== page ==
CARLOS ALCARAZ won his maiden Grand Slam title with a superb four-set victory over Casper Ruud.
Teen sensation Carlos Alcaraz became the youngest ever male world No.1 tonight by winning the US Open title in stunning style. Alcaraz faced Casper Ruud in a straight shootout for their first Grand Slam title and to go to the top of the world rankings.
And after a rollercoaster encounter full of outrageous shots and rallies, the new Spanish superstar won 6-4 2-6 7-6 6-3 amid raucous scenes in the Arthur Ashe Stadium.
Chants of “Ole, ole, ole, Carlos, Carlos” rang around the biggest stage in tennis like a football match. It was a celebration of tennis on 9/11.
These two young stars – French Open finalist Ruud is only 23 – are now the top two in the world with Rafa Nadal now No.3, Daniil Medvedev No.4 and Novak Djokovic No.7.
Fans will argue that last year’s champion Medvedev was banned from Wimbledon while Djokovic’s refusal to get a vaccine has seen him ruled out of the Australian Open and all events in the USA while he got no points for reclaiming his Wimbledon title.
But there is no doubt the appeal of the brilliant Alcaraz – and he promises to be at the top of the game for the next decade.
With both men playing their first Grand Slam finals, it was a nervy opening under roof with break points faced in the first four games. Alcaraz made the only break to lead 2-1 to win a high-quality opening set in 49 minutes.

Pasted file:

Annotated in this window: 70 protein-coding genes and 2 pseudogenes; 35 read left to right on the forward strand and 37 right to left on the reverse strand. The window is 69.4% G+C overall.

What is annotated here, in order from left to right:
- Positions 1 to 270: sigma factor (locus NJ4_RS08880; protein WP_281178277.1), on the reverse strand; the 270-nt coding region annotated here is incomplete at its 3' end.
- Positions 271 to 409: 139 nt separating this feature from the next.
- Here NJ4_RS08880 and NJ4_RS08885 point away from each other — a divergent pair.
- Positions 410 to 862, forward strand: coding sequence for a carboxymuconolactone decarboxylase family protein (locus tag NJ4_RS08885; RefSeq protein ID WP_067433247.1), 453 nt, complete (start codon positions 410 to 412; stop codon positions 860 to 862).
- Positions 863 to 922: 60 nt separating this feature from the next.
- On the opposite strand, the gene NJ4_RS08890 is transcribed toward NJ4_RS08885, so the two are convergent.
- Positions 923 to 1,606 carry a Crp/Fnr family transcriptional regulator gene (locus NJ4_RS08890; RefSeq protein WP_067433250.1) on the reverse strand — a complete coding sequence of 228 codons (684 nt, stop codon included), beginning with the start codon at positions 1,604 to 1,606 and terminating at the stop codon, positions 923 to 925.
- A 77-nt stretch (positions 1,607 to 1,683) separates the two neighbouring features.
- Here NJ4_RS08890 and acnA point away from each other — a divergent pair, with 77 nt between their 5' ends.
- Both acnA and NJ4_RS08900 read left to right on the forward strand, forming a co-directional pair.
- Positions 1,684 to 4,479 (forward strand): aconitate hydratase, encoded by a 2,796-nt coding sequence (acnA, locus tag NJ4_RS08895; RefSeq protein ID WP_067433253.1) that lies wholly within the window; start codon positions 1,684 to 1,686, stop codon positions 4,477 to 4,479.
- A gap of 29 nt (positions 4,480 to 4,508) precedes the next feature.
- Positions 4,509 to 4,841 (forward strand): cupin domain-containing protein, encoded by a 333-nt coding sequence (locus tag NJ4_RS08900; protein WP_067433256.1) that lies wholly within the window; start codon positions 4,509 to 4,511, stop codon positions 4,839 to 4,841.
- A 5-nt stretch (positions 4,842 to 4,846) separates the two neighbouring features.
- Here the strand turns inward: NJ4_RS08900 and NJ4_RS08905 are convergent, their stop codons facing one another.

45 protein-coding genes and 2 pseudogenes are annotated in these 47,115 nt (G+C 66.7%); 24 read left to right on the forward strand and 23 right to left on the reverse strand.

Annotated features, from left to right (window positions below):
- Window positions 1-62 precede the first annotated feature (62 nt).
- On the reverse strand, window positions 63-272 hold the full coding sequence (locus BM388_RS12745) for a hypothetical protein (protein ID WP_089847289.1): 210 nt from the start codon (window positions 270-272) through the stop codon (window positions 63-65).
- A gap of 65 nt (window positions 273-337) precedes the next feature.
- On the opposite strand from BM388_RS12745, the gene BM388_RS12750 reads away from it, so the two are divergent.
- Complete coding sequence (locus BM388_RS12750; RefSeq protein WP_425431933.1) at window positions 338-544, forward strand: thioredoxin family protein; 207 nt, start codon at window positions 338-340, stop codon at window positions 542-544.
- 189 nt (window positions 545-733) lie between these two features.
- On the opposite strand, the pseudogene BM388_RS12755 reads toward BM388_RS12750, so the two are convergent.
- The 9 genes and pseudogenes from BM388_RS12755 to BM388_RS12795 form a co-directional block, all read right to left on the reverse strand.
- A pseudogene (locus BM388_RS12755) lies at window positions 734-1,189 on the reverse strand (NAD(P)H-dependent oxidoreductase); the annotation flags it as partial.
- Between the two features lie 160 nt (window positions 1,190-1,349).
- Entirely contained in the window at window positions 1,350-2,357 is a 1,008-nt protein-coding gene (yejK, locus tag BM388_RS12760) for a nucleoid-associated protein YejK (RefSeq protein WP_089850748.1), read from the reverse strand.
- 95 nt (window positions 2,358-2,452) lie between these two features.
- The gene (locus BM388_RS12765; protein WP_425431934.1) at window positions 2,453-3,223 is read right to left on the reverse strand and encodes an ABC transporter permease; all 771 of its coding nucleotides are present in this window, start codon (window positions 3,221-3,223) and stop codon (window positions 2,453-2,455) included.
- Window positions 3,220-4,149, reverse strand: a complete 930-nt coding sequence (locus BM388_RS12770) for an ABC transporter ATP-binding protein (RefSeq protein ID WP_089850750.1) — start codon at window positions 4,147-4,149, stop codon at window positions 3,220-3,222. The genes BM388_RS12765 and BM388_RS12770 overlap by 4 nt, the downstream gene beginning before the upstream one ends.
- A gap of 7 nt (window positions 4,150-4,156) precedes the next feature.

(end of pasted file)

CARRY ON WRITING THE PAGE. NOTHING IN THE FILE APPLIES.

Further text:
But the biggest talking point came from a great act of sportsmanship from Ruud on the first point of the eighth game. Ruud scooped a drop shot over Alcaraz’s head and the Spaniard ran back and slapped a forehand into the net. But he immediately protested that the ball had bounced twice to umpire Nico Helworty.
To save the German official the decision, the Norwegian called the double bounce on himself and awarded Alcaraz the point. The Spaniard led the applause of the crowd before the next point.
Ruud finally got his first break – and briefly changed the momentum of the match – to lead 3-2 in the second set when he retrieved another drop shot and then put away an overhead.
The sellout 24,000 crowd in the Arthur Ashe Arena were on their feet as Ruud punched the air in celebration. The Norwegian then won the next three to draw the match level after 90 minutes.
Alcaraz had spent 13 hours and 28 minutes in winning three of the 13 longest matches in US Open history – running the equivalent of 8.7 miles – to reach his first Grand Slam final. And he looked in danger of running out of gas.
But at the start of the third set, Ruud relaxed and played a sloppy opening game and Alcaraz took a third break point with an outrageous forehand drop shot. The Norwegian broke at 2-2 in the best segment of the match. In the ninth game, even Alcaraz was smiling despite missing a forehand at the end of a sensational rally.
The Spaniard crucially saved three set point at 5-6 before winning the tiebreak 7-1 when Ruud hit a forehand long at exactly 7pm local time.
A single break in the fourth set in the sixth game saw Alcaraz serve for the match at 5-3. He dumped an easy overhead into the net at 30-0 but he said had two championship points and he took the second with a service winner before falling to the floor after three hours and 20 minutes.